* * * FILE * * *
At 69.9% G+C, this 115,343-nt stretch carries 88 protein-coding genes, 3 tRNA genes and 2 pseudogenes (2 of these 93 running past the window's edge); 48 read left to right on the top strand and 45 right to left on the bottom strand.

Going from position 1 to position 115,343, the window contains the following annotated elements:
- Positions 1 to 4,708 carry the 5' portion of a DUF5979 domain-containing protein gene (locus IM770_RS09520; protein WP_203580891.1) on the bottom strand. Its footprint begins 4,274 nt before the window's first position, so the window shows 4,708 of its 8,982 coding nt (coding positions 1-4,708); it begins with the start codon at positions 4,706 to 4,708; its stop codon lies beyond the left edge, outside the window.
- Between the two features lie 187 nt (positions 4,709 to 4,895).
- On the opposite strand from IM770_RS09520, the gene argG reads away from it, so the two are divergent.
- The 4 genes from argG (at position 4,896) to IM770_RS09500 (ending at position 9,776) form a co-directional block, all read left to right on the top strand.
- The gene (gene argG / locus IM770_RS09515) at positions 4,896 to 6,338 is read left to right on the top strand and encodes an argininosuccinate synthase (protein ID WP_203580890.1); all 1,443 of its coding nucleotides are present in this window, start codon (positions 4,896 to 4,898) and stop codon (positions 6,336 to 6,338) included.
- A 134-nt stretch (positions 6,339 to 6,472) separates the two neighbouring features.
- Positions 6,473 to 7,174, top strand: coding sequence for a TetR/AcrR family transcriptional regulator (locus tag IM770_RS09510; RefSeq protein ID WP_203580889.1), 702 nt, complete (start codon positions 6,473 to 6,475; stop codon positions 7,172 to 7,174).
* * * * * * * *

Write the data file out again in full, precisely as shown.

At 69.9% G+C, this 115,343-nt stretch carries 88 protein-coding genes, 3 tRNA genes and 2 pseudogenes (2 of these 93 running past the window's edge); 48 read left to right on the top strand and 45 right to left on the bottom strand.

Going from position 1 to position 115,343, the window contains the following annotated elements:
- Positions 1 to 4,708 carry the 5' portion of a DUF5979 domain-containing protein gene (locus IM770_RS09520; protein WP_203580891.1) on the bottom strand. Its footprint begins 4,274 nt before the window's first position, so the window shows 4,708 of its 8,982 coding nt (coding positions 1-4,708); it begins with the start codon at positions 4,706 to 4,708; its stop codon lies beyond the left edge, outside the window.
- Between the two features lie 187 nt (positions 4,709 to 4,895).
- On the opposite strand from IM770_RS09520, the gene argG reads away from it, so the two are divergent.
- The 4 genes from argG (at position 4,896) to IM770_RS09500 (ending at position 9,776) form a co-directional block, all read left to right on the top strand.
- The gene (gene argG / locus IM770_RS09515) at positions 4,896 to 6,338 is read left to right on the top strand and encodes an argininosuccinate synthase (protein ID WP_203580890.1); all 1,443 of its coding nucleotides are present in this window, start codon (positions 4,896 to 4,898) and stop codon (positions 6,336 to 6,338) included.
- A 134-nt stretch (positions 6,339 to 6,472) separates the two neighbouring features.
- Positions 6,473 to 7,174, top strand: coding sequence for a TetR/AcrR family transcriptional regulator (locus tag IM770_RS09510; RefSeq protein ID WP_203580889.1), 702 nt, complete (start codon positions 6,473 to 6,475; stop codon positions 7,172 to 7,174).